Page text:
Pyramids, Sphinx, Memphis, etc.
Yesterday (Oct. 16) we started early in the morning (8 AM) with a visit to the Giza Pyramids. We saw all three of the great pyramids, rode a camel (I think I got my holiday card photo for 2010 ; > ), climbed down INSIDE Chefren’s pyramid Indiana Jones-style, visited the Solar Boat museum, and then went to see the great Sphinx. It was just amazing and our guide was pretty patient with us (we are training him to let us spend more time taking photos/video, etc.) — he let us stay there 4 hours (instead of 3) which was really necessary. I cannot imagine going on an organized tour where they only let you stay a couple of hours usually. That would have been really rushed and we would not have been able to do all that we did I think. By the way, on the camel ride, my camel’s name was Michael Jackson and Barbara’s was named Mickey Mouse. : > MJ was a nice camel and I had a good (but very rocky) ride. Got my photo on the camel with Chefren’s pyramid in the background (that’s the one with the outer coating on the top of it still remaining). I think it is the most recognizable pyramid and my favorite.
After our pyramids visit, we visited two obligatory shops (no matter how you try to escape this on even customized tours, the tour operators always take tourists to these shops because they get a commission from any purchases tourists make). So, we were taken to a papyrus shop (where a guy there talked to us about how papyrus is made without ever making eye contact with us from what I could tell). Then, we went to a shop where they sell Egyptian cotton garments. Both shops were WAAAAY over-priced. Barbara and I will shop on our own in our free time because then we can haggle with the sellers more (on the streets), and I don’t plan to really do this until the end of my trip anyway (don’t want to carry the stuff with me all the way). But it was somewhat interesting seeing the items for sale and learning something about how papyrus is made.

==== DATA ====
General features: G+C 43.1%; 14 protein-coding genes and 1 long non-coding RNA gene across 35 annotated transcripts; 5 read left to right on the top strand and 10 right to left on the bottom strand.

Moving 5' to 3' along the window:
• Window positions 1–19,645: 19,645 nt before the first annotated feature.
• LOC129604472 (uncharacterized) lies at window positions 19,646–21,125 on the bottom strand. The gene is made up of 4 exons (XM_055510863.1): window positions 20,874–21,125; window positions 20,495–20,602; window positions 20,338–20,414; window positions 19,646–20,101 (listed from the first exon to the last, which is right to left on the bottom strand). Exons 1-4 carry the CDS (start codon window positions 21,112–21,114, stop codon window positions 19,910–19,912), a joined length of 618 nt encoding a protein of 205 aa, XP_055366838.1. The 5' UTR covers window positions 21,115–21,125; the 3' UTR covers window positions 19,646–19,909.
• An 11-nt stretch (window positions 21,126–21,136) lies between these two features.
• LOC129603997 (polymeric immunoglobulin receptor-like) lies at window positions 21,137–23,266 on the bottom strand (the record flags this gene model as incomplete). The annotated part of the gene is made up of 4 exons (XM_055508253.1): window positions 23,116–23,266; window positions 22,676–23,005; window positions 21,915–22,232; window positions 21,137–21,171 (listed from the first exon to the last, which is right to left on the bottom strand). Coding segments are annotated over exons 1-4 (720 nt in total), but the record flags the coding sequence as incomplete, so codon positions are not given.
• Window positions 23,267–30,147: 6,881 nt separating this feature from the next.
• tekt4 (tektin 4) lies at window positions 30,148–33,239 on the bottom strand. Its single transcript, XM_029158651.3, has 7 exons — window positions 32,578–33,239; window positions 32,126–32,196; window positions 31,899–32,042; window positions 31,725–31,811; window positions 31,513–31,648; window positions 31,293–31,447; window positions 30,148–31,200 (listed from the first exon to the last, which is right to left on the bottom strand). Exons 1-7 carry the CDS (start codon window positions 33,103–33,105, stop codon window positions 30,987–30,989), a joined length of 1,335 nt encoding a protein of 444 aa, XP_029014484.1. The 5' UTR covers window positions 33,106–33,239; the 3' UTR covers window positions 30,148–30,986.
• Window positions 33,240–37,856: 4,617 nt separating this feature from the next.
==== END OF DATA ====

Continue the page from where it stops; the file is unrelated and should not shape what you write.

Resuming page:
We then returned from the pyramids to our hotel, took showers (because it was rather sweltering yesterday at about 38 degrees C or just over 100 degrees F) because we were DRENCHED with perspiration from the day. Cairo has had a bit of a “heat wave” this week they say — yah, right… I think they just tell people that because they don’t want them to cancel their trips — the reality is that it’s bloody hot here no matter WHEN you come outside the months of December-February which is high season and you’d pay top dollar then. Egypt could not afford to have a tourist season of just 3 months a year, so they tell people that they have a “spring” and “fall” and it’s cooler then. Sure — instead of 120 degrees F, it’s 100 degrees F. Right. But I knew this all along. Just go on http://www.weather.com or http://www.wunderground.com and check out Egypt’s temps in years past and currently and you’ll see this has been a going pattern for quite a while. So, you just have to suck it up and deal with the heat if you want to come here. I have been drinking at least 2 liters of water during the day and more at night… and I’m still ALWAYS thirsty. It’s pretty incredible. Fortunately, bottled water is pretty cheap — about EGP 2-2.5 (about US$ 0.50) for 1.5 liters — which surprises me considering this country is just a big desert. However, they do have oases and my current 1.5 L bottle says the water in it comes from the Siwa oasis (which I will visit later in my trip) out in the Western Desert. I also plan to try out my Steripen Classic soon as it will allow me to sterilize the tap water from my hotel room (and I won’t have to use bottled water to brush my teeth anymore). Today, our guide actually told us not to believe what people say about Egyptian water being bad for you and that it is OK to drink it. Umm… NO. That’s not safe and I don’t know anyone else who would advise that to travelers. I have no idea why he would say this, but I think that someone needs to explain to him the risks of hepatitis A and various bacterial problems one can catch from water in this country… especially if one is a foreigner and has no resistance to it. Anyway, I have NOT taken his advice and I AM sticking to my program of using ONLY treated, bottled, or boiled water. Period.